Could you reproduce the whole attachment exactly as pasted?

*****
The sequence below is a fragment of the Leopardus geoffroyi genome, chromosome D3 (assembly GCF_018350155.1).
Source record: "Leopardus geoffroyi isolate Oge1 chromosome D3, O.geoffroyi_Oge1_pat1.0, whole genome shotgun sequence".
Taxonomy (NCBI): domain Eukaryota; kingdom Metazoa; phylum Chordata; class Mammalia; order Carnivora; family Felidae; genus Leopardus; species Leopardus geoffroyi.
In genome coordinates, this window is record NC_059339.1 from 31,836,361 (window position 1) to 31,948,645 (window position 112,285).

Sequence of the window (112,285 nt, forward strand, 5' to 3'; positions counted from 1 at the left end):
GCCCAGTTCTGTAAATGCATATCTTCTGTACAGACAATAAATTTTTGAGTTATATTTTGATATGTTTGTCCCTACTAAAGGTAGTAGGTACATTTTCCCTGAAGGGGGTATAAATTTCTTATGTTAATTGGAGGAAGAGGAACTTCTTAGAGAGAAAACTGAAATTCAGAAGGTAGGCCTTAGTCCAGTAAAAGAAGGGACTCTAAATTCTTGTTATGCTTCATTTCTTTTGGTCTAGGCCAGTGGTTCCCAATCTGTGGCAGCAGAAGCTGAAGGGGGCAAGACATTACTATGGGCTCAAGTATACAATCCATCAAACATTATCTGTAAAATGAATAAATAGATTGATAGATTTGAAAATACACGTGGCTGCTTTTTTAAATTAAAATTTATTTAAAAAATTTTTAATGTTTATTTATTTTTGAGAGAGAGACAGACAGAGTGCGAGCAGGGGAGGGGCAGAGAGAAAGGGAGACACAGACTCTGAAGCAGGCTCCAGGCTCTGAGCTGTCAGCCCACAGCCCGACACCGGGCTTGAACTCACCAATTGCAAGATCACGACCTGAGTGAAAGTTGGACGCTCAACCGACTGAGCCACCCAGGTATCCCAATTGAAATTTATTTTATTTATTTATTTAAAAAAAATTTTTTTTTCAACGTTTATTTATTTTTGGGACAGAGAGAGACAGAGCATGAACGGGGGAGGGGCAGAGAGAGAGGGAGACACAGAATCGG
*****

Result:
The sequence below is a fragment of the Leopardus geoffroyi genome, chromosome D3 (assembly GCF_018350155.1).
Source record: "Leopardus geoffroyi isolate Oge1 chromosome D3, O.geoffroyi_Oge1_pat1.0, whole genome shotgun sequence".
Taxonomy (NCBI): domain Eukaryota; kingdom Metazoa; phylum Chordata; class Mammalia; order Carnivora; family Felidae; genus Leopardus; species Leopardus geoffroyi.
In genome coordinates, this window is record NC_059339.1 from 31,836,361 (window position 1) to 31,948,645 (window position 112,285).

Sequence of the window (112,285 nt, forward strand, 5' to 3'; positions counted from 1 at the left end):
GCCCAGTTCTGTAAATGCATATCTTCTGTACAGACAATAAATTTTTGAGTTATATTTTGATATGTTTGTCCCTACTAAAGGTAGTAGGTACATTTTCCCTGAAGGGGGTATAAATTTCTTATGTTAATTGGAGGAAGAGGAACTTCTTAGAGAGAAAACTGAAATTCAGAAGGTAGGCCTTAGTCCAGTAAAAGAAGGGACTCTAAATTCTTGTTATGCTTCATTTCTTTTGGTCTAGGCCAGTGGTTCCCAATCTGTGGCAGCAGAAGCTGAAGGGGGCAAGACATTACTATGGGCTCAAGTATACAATCCATCAAACATTATCTGTAAAATGAATAAATAGATTGATAGATTTGAAAATACACGTGGCTGCTTTTTTAAATTAAAATTTATTTAAAAAATTTTTAATGTTTATTTATTTTTGAGAGAGAGACAGACAGAGTGCGAGCAGGGGAGGGGCAGAGAGAAAGGGAGACACAGACTCTGAAGCAGGCTCCAGGCTCTGAGCTGTCAGCCCACAGCCCGACACCGGGCTTGAACTCACCAATTGCAAGATCACGACCTGAGTGAAAGTTGGACGCTCAACCGACTGAGCCACCCAGGTATCCCAATTGAAATTTATTTTATTTATTTATTTAAAAAAAATTTTTTTTTCAACGTTTATTTATTTTTGGGACAGAGAGAGACAGAGCATGAACGGGGGAGGGGCAGAGAGAGAGGGAGACACAGAATCGG